Your website has been infected. What’s next?

Published Estimated reading time: 0 minutes

What is malware?

You may often hear “my website has been infected” or “I have malware on my site”, but what does that mean? What is malware?

Malware (a portmanteau for malicious software) is any software intentionally designed to cause damage to a computer, server, client, or computer network. Malware (malicious software) is a blanket term for all types of malware like viruses, worms, trojans and other harmful computer programs hackers use to make the destruction or/and obtain access to sensitive information. 

This is a functional definition, meaning that software is recognised as malware based on its intended use rather than the particular technique or technology used to build it.

On the other hand, software that causes unintentional harm due to some deficiency is usually described as a software bug or error.

Image showing malware on the website

The most popular types of malware:

  • computer viruses, 
  • worms, 
  • Trojan horses, 
  • ransomware, 
  • spyware, 
  • adware, 
  • rogue software, 
  • wiper and scareware.

What to do when your website is infected?

The whole case can be jokingly summarised in two points:

  1. If you know how to do it, there’s no problem at all – you clean, patch, secure, and that’s it,
  2. If you don’t know how to do it, then contact us.

The most important do’s and don’ts.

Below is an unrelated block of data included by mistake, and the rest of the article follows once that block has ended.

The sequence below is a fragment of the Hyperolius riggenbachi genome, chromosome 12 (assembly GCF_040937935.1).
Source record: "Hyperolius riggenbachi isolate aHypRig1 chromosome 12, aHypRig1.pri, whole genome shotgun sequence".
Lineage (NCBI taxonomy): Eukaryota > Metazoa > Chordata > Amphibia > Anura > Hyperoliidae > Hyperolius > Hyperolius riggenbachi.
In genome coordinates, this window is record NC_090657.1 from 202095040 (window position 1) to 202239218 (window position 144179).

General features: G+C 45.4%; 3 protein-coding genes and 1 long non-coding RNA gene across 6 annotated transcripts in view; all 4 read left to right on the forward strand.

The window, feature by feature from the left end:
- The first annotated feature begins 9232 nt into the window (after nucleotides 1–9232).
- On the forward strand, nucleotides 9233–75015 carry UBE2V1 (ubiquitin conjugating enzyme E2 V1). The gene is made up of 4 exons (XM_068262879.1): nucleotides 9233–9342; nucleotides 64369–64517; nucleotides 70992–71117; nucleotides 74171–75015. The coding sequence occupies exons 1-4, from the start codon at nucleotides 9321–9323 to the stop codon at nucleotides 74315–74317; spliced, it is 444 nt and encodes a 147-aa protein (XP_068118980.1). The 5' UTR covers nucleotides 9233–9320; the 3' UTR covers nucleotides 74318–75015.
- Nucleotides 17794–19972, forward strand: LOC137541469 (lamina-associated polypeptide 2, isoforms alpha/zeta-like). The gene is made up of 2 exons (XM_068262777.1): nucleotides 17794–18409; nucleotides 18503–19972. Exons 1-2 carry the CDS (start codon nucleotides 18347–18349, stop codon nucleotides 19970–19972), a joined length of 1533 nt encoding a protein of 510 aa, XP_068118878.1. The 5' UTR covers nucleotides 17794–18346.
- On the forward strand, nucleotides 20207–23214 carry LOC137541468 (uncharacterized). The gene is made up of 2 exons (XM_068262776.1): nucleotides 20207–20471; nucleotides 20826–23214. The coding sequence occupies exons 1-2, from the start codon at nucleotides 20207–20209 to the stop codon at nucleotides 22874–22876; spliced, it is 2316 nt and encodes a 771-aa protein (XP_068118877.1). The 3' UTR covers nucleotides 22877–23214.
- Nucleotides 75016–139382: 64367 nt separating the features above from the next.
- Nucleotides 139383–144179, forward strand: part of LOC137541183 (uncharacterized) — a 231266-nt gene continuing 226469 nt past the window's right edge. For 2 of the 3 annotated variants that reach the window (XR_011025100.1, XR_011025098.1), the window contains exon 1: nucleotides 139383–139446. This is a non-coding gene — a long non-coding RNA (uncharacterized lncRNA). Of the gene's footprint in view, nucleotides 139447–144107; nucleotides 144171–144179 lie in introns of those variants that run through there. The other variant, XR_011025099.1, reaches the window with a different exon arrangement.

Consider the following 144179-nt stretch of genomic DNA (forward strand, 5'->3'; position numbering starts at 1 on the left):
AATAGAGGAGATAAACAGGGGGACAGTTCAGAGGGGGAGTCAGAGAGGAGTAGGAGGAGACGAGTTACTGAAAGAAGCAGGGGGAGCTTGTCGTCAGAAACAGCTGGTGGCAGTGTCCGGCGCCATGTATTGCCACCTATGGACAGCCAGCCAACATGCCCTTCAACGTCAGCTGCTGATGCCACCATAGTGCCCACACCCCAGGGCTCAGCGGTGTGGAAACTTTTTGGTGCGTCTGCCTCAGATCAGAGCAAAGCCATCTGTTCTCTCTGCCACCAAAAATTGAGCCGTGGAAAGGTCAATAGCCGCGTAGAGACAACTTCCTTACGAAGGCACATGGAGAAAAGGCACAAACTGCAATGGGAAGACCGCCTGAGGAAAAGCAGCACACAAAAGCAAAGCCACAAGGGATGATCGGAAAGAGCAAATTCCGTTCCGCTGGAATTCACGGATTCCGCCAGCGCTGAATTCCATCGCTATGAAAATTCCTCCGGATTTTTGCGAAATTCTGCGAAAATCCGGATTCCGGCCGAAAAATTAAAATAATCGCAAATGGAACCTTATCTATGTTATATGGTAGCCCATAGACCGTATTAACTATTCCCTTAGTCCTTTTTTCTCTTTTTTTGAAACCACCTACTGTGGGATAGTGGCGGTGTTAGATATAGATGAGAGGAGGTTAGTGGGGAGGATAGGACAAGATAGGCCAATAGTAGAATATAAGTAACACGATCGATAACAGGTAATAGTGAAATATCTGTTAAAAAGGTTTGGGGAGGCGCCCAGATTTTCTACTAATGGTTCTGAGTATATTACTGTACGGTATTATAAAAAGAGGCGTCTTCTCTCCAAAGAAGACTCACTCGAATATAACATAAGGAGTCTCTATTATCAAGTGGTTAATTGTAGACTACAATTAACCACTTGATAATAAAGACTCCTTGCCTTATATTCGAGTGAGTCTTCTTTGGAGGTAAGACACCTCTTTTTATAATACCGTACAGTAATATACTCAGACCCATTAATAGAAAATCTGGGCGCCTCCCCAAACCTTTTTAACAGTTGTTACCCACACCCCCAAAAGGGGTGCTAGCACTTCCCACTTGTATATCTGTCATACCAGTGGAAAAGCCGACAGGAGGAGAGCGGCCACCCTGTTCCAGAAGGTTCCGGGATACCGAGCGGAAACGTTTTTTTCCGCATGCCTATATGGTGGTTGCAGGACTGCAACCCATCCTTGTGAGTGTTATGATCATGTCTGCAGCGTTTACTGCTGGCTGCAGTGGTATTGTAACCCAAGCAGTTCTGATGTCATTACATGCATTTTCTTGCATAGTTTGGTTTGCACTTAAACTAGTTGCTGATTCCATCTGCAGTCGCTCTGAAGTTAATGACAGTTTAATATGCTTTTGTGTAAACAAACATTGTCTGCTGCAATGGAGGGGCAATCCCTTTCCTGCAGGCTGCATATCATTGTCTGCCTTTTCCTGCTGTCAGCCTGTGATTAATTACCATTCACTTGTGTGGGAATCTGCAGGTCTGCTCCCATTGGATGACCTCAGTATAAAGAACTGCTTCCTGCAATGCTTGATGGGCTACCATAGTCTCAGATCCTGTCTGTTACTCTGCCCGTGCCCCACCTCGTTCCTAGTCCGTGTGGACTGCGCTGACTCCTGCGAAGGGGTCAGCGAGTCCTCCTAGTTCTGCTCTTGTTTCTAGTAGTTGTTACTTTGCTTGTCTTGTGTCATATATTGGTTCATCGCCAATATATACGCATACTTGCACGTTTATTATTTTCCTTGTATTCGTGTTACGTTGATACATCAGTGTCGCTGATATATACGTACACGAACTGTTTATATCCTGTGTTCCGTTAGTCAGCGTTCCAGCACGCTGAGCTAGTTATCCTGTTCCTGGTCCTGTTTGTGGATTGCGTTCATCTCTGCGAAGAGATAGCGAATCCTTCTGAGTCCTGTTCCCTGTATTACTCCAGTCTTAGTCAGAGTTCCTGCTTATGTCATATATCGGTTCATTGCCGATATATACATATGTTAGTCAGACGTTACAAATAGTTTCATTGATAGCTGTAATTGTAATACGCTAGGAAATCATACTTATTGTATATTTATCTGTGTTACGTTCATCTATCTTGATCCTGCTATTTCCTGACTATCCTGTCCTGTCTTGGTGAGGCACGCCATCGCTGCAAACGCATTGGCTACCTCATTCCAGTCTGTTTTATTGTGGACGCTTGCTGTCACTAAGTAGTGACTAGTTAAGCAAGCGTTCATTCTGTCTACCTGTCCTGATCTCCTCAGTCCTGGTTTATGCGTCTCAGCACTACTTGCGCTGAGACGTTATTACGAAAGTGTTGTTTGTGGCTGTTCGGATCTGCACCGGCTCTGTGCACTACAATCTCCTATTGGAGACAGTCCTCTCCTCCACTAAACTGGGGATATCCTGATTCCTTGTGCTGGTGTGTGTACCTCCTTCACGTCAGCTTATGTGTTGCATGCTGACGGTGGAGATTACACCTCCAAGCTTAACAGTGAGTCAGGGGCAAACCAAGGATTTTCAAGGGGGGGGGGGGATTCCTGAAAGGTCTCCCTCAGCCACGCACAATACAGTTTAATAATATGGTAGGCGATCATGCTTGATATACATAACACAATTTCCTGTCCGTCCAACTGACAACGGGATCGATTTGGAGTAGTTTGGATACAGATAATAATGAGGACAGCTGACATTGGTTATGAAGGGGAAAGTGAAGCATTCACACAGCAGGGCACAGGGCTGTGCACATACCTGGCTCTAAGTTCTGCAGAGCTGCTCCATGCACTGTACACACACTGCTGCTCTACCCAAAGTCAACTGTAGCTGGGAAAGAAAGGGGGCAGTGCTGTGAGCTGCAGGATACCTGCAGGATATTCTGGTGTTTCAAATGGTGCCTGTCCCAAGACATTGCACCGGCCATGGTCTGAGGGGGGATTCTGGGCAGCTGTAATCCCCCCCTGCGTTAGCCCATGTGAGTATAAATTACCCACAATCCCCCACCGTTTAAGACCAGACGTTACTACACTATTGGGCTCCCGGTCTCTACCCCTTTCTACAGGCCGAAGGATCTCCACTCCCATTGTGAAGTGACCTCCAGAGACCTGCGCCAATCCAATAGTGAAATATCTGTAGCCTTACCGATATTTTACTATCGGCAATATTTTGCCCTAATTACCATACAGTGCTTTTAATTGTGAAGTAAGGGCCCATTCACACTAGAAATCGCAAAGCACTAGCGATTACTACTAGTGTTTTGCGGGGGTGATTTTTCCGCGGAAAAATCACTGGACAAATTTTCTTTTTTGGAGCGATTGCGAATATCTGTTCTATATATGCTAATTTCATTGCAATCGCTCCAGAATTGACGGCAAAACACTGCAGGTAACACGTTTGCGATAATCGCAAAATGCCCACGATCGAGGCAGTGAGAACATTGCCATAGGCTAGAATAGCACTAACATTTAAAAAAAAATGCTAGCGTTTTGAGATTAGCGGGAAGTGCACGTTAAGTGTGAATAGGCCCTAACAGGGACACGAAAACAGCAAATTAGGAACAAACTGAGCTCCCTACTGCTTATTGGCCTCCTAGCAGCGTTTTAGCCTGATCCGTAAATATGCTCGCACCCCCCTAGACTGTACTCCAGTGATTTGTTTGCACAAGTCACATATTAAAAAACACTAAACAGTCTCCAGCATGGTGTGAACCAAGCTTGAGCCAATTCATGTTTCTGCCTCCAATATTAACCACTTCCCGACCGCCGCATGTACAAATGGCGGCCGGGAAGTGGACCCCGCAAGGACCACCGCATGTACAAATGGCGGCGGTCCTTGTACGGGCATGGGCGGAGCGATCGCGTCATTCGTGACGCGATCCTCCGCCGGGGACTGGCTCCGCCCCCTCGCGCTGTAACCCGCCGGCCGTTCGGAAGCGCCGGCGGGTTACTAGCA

Do not log in to the WordPress administration panel

If your website has an XSS vulnerability, it is possible that JS code has been injected. On its own, JS code itself isn’t necessarily dangerous because it works on the user’s browser side.

But when you log in as an administrator, the script can use your account to perform any actions (the script can pretend you are the one performing those actions).

Don’t restore a backup

If someone hacked the website and could modify it, it does mean there is a security gap (vulnerability). Restoring a backup will only remove the effects of the hack, but the exposure will remain unchanged. This means the attacker can easily break into the website again.

What is also crucial for the cleaning work, restoring the backup, will cover up the traces of the hack, making it impossible to identify the infection and analyse how it happened.

Don’t install plugins

If a malicious code on the website modifies its operation, it may also affect how plugins work. This means that after infection, you cannot trust what plugins show or how they work. 

Installing “malware scanning” plugins does not make any sense and will only make it harder to locate the infection because it will obliterate traces of the intrusion.

Secure the website

Block the malicious activity of the code on the page as soon as possible. For example, if it sends emails, block the sending of emails. If it redirects to other websites, block the website. 

Without a thorough analysis, it is often unknown what is happening on the website. The average user may be alerted by a single symptom, but in most cases they wouldn’t be able to know if there is more.